Arthritis is a condition that results in joint inflammation and pain. There are 2 types of arthritis: Osteoarthritis (OA) and rheumatoid arthritis (RA). When the cartilage that resides between the bones in the joint breaks away, it causes OA which is the most prevalent type of arthritis. It is commonly known as “wear and tear” arthritis. Arthritis is a common ailment. OA is a primary cause of impairment in older people, affecting an estimated 7% to more than 500 million of the world’s population.
Types of arthritis
There are other types of arthritis besides Osteoarthritis and Rheumatoid Arthritis, including:
• Juvenile arthritis: This umbrella term refers to a collection of diseases that affect children
• Spondyloarthropathies: An autoimmune disease that affects the joints
• Systemic lupus erythematosus (SLE): This autoimmune disease can affect a variety of body tissues, including joints
• Gout: Urate crystals build up in the joints in this disorder
• Infectious and reactive arthritis: Infectious and reactive arthritis refers to joint inflammation caused by an infection
• Psoriatic arthritis: Almost one-third of persons with psoriasis suffer from this illness
Here are some of the myths surrounding arthritis that may help you understand arthritis myths and arthritis facts.
Myth 1: Only older people get arthritis
While the risk of arthritis grows with age – half of the people aged 65 and up have arthritis – the truth is that arthritis affects people of all ages, including children and young adults. 300,000 children, adolescents, and adults suffer from juvenile arthritis and other rheumatic diseases.
Arthritis affects people of all ages, but it is more common in older people. According to one study, doctors diagnosed arthritis in 49% of adults aged 65 and up. Among these, 30% of adults between the age of 45 and 64 and 7% of people between the ages of 18 and 44 were diagnosed with arthritis. As discussed previously, RA manifests itself in a variety of ways among people of age 20 – 40.
Myth 2: Arthritis cannot be prevented
Although you cannot prevent arthritis, you can lessen your risk of developing it or delay the beginning of some forms. There are over 100 different forms of arthritis and related illnesses, and some risk factors, such as being female, are unavoidable. Other risk factors can be reduced by staying physically active, maintaining a healthy weight, wearing protective gear during sports, not smoking, avoiding overuse or strain, and practicing excellent body mechanics during activities.
Myth 3: After diagnosis, there is nothing left to do for arthritis
Although there is no treatment for arthritis, there are many things that can be done to alleviate pain, lessen disability, and enable people to keep doing the things they enjoy. Many kinds of arthritis can be reduced in disability and quality of life with early diagnosis and suitable treatment options. Physical activity, a healthy weight, self-management education, rehabilitative therapies, medication, and, in extreme circumstances, surgery are all options.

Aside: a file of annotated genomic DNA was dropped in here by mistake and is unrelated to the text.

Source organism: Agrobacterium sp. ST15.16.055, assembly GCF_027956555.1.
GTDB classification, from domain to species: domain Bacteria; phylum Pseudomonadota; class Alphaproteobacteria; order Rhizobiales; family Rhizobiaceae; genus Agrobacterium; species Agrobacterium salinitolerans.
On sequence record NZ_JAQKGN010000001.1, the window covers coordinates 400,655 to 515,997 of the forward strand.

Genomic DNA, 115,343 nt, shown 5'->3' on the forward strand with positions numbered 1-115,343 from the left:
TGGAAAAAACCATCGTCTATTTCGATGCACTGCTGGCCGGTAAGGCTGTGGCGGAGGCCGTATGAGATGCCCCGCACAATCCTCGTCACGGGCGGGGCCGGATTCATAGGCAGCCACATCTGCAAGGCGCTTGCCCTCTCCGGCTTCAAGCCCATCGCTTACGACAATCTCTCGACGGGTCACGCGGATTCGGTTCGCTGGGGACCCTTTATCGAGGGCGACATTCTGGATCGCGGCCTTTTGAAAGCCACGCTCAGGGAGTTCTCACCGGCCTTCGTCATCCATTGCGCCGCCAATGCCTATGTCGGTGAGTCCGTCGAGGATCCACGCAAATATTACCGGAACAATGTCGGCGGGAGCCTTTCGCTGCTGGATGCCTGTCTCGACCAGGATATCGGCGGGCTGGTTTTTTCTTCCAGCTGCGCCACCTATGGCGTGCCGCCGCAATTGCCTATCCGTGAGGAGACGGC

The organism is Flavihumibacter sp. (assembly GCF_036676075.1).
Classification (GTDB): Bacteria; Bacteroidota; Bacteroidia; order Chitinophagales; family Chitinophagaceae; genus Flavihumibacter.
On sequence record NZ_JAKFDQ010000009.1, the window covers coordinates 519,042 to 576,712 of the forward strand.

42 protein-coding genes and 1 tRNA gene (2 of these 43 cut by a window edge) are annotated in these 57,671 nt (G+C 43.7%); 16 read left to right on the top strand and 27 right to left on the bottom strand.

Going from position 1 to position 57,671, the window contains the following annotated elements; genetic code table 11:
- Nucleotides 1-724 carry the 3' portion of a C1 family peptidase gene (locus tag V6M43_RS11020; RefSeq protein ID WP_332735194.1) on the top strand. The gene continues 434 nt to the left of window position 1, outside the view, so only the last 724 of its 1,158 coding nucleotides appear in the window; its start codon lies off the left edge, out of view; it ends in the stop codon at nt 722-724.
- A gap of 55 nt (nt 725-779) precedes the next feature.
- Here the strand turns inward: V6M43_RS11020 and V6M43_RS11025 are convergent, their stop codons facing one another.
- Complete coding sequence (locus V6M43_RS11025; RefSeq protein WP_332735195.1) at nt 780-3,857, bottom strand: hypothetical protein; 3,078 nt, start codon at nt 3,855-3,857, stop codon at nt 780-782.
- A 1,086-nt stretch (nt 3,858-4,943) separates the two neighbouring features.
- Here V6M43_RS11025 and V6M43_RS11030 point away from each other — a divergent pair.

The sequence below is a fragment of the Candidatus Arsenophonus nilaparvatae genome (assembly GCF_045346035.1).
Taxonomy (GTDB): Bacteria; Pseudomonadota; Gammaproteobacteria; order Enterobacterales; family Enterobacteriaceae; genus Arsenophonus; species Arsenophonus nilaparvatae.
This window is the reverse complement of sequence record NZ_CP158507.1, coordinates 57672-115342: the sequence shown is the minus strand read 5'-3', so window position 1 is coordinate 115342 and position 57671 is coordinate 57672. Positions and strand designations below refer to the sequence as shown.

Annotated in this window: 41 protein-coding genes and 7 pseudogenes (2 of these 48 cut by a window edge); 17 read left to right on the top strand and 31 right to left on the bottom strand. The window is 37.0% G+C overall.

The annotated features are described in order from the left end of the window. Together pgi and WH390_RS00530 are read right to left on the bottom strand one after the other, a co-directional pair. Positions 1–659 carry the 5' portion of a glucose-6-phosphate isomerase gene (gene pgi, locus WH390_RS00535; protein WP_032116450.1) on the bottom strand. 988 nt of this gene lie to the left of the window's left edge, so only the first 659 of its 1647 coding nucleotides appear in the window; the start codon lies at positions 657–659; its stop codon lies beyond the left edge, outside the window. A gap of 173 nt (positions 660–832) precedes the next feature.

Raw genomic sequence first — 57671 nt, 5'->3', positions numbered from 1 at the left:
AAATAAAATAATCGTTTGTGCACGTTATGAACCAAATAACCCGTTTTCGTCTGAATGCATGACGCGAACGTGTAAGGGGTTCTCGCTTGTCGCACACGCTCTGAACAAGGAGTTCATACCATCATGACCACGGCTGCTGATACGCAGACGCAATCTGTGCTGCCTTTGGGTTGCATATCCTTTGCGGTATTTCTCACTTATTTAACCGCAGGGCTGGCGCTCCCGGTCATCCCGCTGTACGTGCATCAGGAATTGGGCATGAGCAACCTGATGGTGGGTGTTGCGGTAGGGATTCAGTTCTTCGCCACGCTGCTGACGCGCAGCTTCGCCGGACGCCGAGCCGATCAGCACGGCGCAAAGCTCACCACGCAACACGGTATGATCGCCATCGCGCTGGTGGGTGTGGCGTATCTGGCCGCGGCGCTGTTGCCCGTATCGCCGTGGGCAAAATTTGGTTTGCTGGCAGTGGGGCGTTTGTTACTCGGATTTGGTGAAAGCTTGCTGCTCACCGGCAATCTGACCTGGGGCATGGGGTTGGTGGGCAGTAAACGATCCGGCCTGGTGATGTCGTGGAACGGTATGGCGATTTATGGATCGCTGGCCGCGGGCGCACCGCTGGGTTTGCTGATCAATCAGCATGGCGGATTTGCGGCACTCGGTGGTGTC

The duration of the disease varies depending on the type. Many types of arthritis have medications that can help lessen symptoms and halt disease development. Certain types of arthritis can be slowed by adopting certain lifestyle modifications, such as keeping a healthy weight, quitting smoking, eating a nutritious diet, and getting enough sleep.
Myth 4: Wait till the joint pain symptom fade away
More than joints can be saved with early detection and treatment. Arthritis can harm the heart and other organs in some people. It is critical to understand the type of arthritis you have since treatment differs, and early treatment can help you avoid permanent joint and organ damage. So, if you are experiencing joint pain, schedule an appointment with the best orthopedic doctor in Bangalore and explain all of your symptoms, as well as any family history or previous joint injuries.
A widespread misunderstanding is that an inflamed or sore joint needs to be rested. Muscle weakness, soreness, and stiffness can result from insufficient exercise.
People with arthritis should engage in some form of physical activity (as directed by a physician or physiotherapist/occupational therapist), such as:
Mobility exercises to improve or maintain joint range of motion and flexibility (e.g., stretching)
Strength exercises to build muscle strength, provide joint stability, and improve function (e.g., weight-bearing activities)
Aerobic exercises to improve Cardiovasc fitness (e.g., walking or cycling).
Myth 5: Weather changes can make arthritis worse
There is a long-held belief that damp and rainy weather aggravate arthritic symptoms. However, it is not conclusive, and not everyone with arthritis appears to be affected by the weather.
Despite medical breakthroughs, we still have a lot to understand about arthritis. However, by adopting a healthy lifestyle that includes exercise and a well-balanced diet, we can lower our risk of developing arthritis and slow its progression. Better treatments will undoubtedly emerge as scientists continue to research these illnesses.
Myth 6: Nightshade vegetables worsen arthritis
Nightshade vegetables, such as tomatoes, eggplant, potatoes, and peppers, have long been associated with arthritis. Some people feel that particular foods worsen arthritis symptoms. But there is no proof that nightshade veggies cause inflammation or worsen the symptoms of arthritis. The Arthritis Foundation, on the other hand, recommends anti-inflammatory meals such as antioxidant-rich colored fruits and vegetables, omega-3-rich oily fish, nuts and seeds, and legumes to be added to your diet.
The author is Lead Consultant – Orthopedics & Joint Surgery, Aster RV Hospital